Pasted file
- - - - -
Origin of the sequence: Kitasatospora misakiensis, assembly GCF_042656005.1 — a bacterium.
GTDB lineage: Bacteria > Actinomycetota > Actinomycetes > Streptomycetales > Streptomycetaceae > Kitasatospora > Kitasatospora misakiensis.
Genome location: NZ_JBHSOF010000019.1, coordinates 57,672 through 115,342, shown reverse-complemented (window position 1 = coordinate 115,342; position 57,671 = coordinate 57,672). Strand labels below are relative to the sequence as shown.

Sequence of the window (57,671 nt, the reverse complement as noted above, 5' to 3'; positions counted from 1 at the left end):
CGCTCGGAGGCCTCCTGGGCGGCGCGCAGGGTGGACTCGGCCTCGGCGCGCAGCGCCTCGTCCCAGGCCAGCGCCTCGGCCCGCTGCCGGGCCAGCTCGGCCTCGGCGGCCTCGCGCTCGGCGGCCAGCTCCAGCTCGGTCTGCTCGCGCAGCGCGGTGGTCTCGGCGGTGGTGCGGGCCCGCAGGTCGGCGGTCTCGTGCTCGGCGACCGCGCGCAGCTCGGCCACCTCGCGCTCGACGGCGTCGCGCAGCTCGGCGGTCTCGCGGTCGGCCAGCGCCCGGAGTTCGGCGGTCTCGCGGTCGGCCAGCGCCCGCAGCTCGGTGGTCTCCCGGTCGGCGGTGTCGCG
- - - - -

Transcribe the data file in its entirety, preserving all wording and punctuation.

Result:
Origin of the sequence: Kitasatospora misakiensis, assembly GCF_042656005.1 — a bacterium.
GTDB lineage: Bacteria > Actinomycetota > Actinomycetes > Streptomycetales > Streptomycetaceae > Kitasatospora > Kitasatospora misakiensis.
Genome location: NZ_JBHSOF010000019.1, coordinates 57,672 through 115,342, shown reverse-complemented (window position 1 = coordinate 115,342; position 57,671 = coordinate 57,672). Strand labels below are relative to the sequence as shown.

Sequence of the window (57,671 nt, the reverse complement as noted above, 5' to 3'; positions counted from 1 at the left end):
CGCTCGGAGGCCTCCTGGGCGGCGCGCAGGGTGGACTCGGCCTCGGCGCGCAGCGCCTCGTCCCAGGCCAGCGCCTCGGCCCGCTGCCGGGCCAGCTCGGCCTCGGCGGCCTCGCGCTCGGCGGCCAGCTCCAGCTCGGTCTGCTCGCGCAGCGCGGTGGTCTCGGCGGTGGTGCGGGCCCGCAGGTCGGCGGTCTCGTGCTCGGCGACCGCGCGCAGCTCGGCCACCTCGCGCTCGACGGCGTCGCGCAGCTCGGCGGTCTCGCGGTCGGCCAGCGCCCGGAGTTCGGCGGTCTCGCGGTCGGCCAGCGCCCGCAGCTCGGTGGTCTCCCGGTCGGCGGTGTCGCG